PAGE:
When he saw the crowds, he had compassion on them, because they were harassed and helpless, like sheep without a shepherd. Then he said to his disciples, “The harvest is plentiful but the workers are few.Ask the Lord of the harvest, therefore, to send out workers into his harvest field.”
This photo was taken of our family in March of this year. We spent two weeks as a family ministering in Ghana. Native orphans, deperate villagers, people without the hope of Christ all pierced our heart.
What is God calling us to? Where is he leading us? The task is overwhelming.
This picture is fitting because the exposure was cloudy but we have smiles on our faces. Our future is clouded. So many unknowns face us. Yet, our eternal hope brings us joy to face the insurmountable task at hand. Although everything is not crystal clear, we must step forward in faith. We can smile at what is before us. To love as Jesus loved. To pour forth His love, hope, joy, and peace upon everyone we encounter.
A few days ago, the below poem was read aloud in training. Surprisingly, tears came to my eyes from no where. It made me realize what is ahead and how it affects my heart...
Ants in the Sugar Bowl
By Elizabeth Givens
So send I you
To ants in the sugar bowl,
To things that fly, creep and crawl into the house,
To uncertain water, sporatic electricity.
To long hours, sweltering heat, exhausting days,
To uncomfortable vehicles, crowded jeeps, smelly buses.
To noisy early, early mornings.
To rice, rice, and more rice.
To poverty you didn't believe existed,
To masses of people like you have never seen,
To know, and work with people who have never known comfort,
So send I you, and I expect you to adjust.
So send I you
To people who will give from their poverty,
To friends who will embarass you with their generosity,
To pastors who will entertain you from their lack,with beauty,
To hungry, receptive, questioning people who want to know God,
To study, to teach, to learn from your study and teaching,
To prove your own motives, values, and beliefs,
To learn more about yourself and the culture that has reared you,
To know God and to understand more deeply dependence on Him,
We are a family who loves Jesus. We have followed him to the faraway land of Ghana, West Africa. We know He led us here for His purpose - for His name to be great among the nations. (Psalm 46:10) We are here for His glory alone.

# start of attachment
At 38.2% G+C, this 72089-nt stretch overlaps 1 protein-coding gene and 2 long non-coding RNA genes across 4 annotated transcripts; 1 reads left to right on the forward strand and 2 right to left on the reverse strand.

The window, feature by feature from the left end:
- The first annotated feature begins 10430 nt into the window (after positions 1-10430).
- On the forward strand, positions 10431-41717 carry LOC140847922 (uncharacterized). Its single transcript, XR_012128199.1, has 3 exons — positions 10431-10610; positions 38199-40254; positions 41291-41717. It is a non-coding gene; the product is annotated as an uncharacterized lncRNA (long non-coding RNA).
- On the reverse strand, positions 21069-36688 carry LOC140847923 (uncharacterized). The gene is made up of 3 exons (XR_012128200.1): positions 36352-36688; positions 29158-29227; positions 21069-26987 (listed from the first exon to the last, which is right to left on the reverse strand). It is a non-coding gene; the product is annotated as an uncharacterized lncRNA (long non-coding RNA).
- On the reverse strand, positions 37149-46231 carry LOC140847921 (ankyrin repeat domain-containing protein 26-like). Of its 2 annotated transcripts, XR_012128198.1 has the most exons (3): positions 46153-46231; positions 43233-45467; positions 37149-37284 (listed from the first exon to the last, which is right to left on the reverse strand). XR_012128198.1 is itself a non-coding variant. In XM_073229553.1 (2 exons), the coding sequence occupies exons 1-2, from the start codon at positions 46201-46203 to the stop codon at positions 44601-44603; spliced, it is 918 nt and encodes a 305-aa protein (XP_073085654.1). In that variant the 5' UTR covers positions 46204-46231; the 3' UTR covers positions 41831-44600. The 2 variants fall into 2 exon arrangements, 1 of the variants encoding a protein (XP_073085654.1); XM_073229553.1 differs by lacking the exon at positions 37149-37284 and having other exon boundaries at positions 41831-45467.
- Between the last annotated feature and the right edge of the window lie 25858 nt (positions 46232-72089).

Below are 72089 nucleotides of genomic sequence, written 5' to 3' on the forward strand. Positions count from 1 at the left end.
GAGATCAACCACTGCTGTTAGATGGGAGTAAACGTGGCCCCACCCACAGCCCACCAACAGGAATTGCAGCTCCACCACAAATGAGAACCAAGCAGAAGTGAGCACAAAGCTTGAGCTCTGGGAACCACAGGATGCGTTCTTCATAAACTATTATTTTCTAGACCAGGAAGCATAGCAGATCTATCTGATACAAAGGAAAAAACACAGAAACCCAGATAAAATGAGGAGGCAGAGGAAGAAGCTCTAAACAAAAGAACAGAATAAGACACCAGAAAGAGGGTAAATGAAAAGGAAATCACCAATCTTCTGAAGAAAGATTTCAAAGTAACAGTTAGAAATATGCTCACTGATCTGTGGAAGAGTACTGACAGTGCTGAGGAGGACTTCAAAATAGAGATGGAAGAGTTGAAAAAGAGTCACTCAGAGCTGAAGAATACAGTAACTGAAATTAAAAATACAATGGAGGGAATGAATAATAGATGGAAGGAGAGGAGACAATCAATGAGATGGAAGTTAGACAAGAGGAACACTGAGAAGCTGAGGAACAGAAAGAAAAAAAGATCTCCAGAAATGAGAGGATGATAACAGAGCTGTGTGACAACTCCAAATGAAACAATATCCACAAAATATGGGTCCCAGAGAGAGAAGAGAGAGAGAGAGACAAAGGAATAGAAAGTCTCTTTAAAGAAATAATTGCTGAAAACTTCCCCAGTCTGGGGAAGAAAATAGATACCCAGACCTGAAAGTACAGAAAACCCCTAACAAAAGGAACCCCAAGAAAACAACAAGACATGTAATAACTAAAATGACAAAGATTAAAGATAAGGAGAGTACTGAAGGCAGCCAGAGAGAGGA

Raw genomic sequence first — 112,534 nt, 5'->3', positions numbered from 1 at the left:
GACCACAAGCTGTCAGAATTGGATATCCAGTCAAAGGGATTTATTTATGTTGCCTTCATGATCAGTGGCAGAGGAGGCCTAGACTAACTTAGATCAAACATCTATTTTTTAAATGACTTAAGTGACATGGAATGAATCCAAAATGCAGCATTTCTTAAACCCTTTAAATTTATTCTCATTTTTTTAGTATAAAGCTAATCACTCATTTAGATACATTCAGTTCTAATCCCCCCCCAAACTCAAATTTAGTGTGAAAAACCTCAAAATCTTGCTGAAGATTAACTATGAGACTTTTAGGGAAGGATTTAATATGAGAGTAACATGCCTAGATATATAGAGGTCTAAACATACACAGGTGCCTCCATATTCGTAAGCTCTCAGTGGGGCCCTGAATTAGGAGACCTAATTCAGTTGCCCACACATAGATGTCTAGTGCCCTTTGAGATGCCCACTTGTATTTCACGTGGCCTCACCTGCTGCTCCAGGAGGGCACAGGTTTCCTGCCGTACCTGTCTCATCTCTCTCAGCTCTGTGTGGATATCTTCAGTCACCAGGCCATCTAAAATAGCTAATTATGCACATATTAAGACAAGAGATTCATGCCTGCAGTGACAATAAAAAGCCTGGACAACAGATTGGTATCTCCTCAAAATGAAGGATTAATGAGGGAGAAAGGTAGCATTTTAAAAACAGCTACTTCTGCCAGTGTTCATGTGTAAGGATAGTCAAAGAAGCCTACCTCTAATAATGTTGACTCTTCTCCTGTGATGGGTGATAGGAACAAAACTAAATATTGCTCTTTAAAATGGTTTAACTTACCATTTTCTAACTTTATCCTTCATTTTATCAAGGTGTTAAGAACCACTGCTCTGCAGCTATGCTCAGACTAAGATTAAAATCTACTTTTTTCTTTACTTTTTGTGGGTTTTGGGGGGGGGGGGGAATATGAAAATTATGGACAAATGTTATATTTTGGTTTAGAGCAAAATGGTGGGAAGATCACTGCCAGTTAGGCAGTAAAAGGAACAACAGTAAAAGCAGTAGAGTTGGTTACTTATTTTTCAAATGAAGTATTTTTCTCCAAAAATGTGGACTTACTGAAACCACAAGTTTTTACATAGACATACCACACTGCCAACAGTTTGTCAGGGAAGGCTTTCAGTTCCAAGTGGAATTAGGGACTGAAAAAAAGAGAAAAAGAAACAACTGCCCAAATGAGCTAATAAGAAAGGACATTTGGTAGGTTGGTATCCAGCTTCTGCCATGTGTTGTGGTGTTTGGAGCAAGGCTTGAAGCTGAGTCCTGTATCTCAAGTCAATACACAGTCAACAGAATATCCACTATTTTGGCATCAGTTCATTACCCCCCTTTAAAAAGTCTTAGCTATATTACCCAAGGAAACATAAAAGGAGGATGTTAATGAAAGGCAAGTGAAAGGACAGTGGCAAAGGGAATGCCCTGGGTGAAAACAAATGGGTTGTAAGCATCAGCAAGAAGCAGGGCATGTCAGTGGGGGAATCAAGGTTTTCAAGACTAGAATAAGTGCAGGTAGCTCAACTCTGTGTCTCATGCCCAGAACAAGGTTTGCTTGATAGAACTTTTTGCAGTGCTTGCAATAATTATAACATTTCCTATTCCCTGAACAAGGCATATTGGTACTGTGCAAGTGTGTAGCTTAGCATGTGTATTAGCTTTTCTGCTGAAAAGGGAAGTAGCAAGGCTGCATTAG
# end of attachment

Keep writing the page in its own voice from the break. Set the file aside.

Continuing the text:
By sharing a glimpse into our lives through our posts we give this permanent disclaimer: Nothing written here is to exalt ourselves. We desire for everything we do, say, think, write, or share to be for God's glory alone. We know this life is not about us, and do not ever wish to make it so. We are not trying to share our "experience." We are not trying to pose for pictures. We are not trying to make you think we are doing something we are not. We are broken, imperfect people made complete through the grace of Christ. There is nothing special about us - except the Lord we follow. We want all glory, honor, and praise to go to whom it is due - Jesus.
Sometimes we may write things that are hard to read. It's not our purpose to offend anyone or impose guilt. Life in Ghana is vastly different from life in America. Sometimes when you read about the struggles of your fellow brother, we hope you are propelled to pray. This blog is our avenue to share how God is revealing more of His heart to us. In the process, God allows us to see deeper into our own. It gets ugly sometimes. We are humbled that He has allowed us to be hands and feet of His work. For this, we rejoice in God's boundless grace.
If you accept the terms of this blog - please feel free to read and enjoy. It's not about us.
"But as for me, God forbid that I should boast about anything except for the cross of our Lord Jesus Christ. The world has been crucified to me through him, and I have been crucified to the world." - Galatians 6:14